November 23, 2023

Benefits of being financially free

We’ve all learned over the last several years that sometimes, despite doing everything right, events can happen that bring about a lot of uncertainty. The COVID-19 pandemic spotlighted that fact and, for so many, their work and financial lives were derailed.
For many of us, it’s changed the way we think about work and money and has sparked the idea that becoming financially free is more important than ever. Of course, financial freedom isn’t going to stop world events from happening, but it can offer more control over how we respond.
So, what are some benefits of financial freedom?
•Less stress, more freedom – when you no longer have to worry about day-to-day expenses or living pay check to pay check, you reduce anxiety about how to pay the bills.
•More control – financial freedom gives you the power to make financial decisions that align with your goals instead of worrying about unforeseen expenses.
•Improved relationship with money – lack of money can have a negative impact on how we view it, so the ability to let go of those feelings can improve our relationship with money and how we use it for our benefit.
•Focus on long-term financial goals – when we no longer have the burden of paying the bills, we can focus on what we want in the future and can think about the long-term versus our immediate needs.
•Freedom to make choices – although money won’t bring us happiness, it does give us the freedom to choose how we want to live our lives.
There’s no doubt that financial freedom can feel out of reach, especially if you’re living pay check to pay check and drowning in debt from student loans, a mortgage, and high-interest credit cards. But, in reality, it’s more within reach than most people think. We can all achieve financial freedom. We just need a plan.
The terms financial independence and financial freedom are often used interchangeably because they live under the same umbrella and, although they are similar, they’re not the same.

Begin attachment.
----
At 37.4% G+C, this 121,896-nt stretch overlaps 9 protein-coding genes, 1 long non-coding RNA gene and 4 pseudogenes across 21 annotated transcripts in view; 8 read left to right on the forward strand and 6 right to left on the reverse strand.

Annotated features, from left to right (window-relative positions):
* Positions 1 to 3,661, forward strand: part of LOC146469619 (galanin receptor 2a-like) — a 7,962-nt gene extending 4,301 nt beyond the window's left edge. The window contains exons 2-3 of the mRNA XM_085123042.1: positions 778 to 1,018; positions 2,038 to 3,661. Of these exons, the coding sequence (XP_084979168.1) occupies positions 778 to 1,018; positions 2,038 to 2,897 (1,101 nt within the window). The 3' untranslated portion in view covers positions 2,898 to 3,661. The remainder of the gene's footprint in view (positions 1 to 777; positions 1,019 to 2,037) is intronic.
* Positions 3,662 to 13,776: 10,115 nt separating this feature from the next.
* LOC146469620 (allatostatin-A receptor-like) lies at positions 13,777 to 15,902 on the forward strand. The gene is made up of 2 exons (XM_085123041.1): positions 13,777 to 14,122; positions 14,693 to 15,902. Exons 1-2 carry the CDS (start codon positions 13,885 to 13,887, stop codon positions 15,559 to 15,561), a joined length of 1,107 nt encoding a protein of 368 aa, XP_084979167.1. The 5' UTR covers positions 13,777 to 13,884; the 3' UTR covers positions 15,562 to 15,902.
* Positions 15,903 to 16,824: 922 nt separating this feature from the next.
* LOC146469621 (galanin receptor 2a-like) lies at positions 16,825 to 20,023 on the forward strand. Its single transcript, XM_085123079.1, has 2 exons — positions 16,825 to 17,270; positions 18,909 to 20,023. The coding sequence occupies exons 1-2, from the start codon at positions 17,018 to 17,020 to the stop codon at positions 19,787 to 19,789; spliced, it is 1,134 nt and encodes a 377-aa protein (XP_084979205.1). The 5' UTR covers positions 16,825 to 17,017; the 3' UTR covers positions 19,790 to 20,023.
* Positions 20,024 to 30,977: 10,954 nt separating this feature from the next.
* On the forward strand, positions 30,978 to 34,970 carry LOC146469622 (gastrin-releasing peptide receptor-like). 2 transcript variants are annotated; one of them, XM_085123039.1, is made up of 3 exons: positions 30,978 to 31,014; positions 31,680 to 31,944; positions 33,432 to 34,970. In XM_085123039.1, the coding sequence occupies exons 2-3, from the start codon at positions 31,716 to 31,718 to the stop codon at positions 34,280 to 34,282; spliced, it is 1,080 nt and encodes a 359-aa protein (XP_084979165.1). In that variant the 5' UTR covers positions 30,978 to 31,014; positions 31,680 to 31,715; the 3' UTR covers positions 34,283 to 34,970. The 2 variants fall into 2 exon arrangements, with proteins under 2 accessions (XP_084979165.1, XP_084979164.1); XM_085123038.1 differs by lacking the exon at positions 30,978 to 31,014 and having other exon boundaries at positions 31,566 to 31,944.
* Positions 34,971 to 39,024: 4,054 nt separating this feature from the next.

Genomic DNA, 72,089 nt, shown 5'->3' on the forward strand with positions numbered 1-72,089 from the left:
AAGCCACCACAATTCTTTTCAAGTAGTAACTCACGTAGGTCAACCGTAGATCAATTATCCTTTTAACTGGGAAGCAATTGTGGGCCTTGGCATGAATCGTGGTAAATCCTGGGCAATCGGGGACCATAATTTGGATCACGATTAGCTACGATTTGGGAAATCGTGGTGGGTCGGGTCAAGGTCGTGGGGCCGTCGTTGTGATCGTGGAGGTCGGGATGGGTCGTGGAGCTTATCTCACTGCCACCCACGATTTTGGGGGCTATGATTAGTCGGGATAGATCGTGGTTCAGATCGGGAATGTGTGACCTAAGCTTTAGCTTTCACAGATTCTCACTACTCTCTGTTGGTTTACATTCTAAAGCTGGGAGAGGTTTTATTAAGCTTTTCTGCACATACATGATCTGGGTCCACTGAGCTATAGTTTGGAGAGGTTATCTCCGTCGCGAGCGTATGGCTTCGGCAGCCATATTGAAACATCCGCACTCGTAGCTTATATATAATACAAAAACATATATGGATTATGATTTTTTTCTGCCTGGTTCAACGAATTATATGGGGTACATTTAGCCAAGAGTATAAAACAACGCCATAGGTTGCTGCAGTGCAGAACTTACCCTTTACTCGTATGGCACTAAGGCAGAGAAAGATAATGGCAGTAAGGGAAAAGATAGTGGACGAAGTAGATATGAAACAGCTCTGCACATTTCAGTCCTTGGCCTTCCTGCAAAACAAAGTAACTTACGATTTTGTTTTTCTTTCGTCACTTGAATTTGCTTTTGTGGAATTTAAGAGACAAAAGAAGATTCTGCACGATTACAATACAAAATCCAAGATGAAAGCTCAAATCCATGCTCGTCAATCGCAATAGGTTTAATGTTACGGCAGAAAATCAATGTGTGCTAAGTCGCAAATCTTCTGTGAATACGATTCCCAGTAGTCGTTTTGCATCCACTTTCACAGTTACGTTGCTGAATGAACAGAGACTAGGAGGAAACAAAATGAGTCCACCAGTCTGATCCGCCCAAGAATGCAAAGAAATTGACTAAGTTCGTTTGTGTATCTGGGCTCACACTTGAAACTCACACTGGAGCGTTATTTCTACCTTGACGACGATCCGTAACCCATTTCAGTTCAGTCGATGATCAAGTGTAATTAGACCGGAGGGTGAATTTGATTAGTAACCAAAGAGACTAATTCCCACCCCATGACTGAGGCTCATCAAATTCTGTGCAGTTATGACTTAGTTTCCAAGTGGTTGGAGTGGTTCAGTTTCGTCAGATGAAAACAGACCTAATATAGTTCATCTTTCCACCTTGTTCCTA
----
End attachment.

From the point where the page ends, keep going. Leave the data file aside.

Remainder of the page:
To clarify, financial independence means you don’t need to rely on your income to cover living expenses but have enough passive income or residual income that covers all required expenses, so you don’t have to rely on a job.
Financial freedom means that residual or passive income exceeds all your financial obligations and allows you the freedom to live the way you want without any financial constraints.
There are 3 primary levels of financial freedom:
1.Financial security – is when you bring in enough extra money from other sources that you can still pay all your monthly expenses if you were to lose your full-time job. To determine the amount, you’d need to be financially secure, you add up all your expenses and other necessities. That amount is what is considered your financial security number.
2.Financial independence – is when you have enough residual or passive income to pay your bills and enjoy some extras. To determine the amount, you’d need to be financially independent, you add up all your expenses, necessities, and all the nice things you enjoy. That amount is what’s considered your financial independence number.
3.Financial freedom – is having enough passive income to cover all expenses, the extras, and living the life you’ve always wanted without any concern for money. To get your financial freedom number, think about what you want your life to look like. This is when you’ll need to think big. Make a list and figure out what that life would cost. This step is essential because the number you come up with is what you’ll need in passive income to live the lifestyle you envision for your future.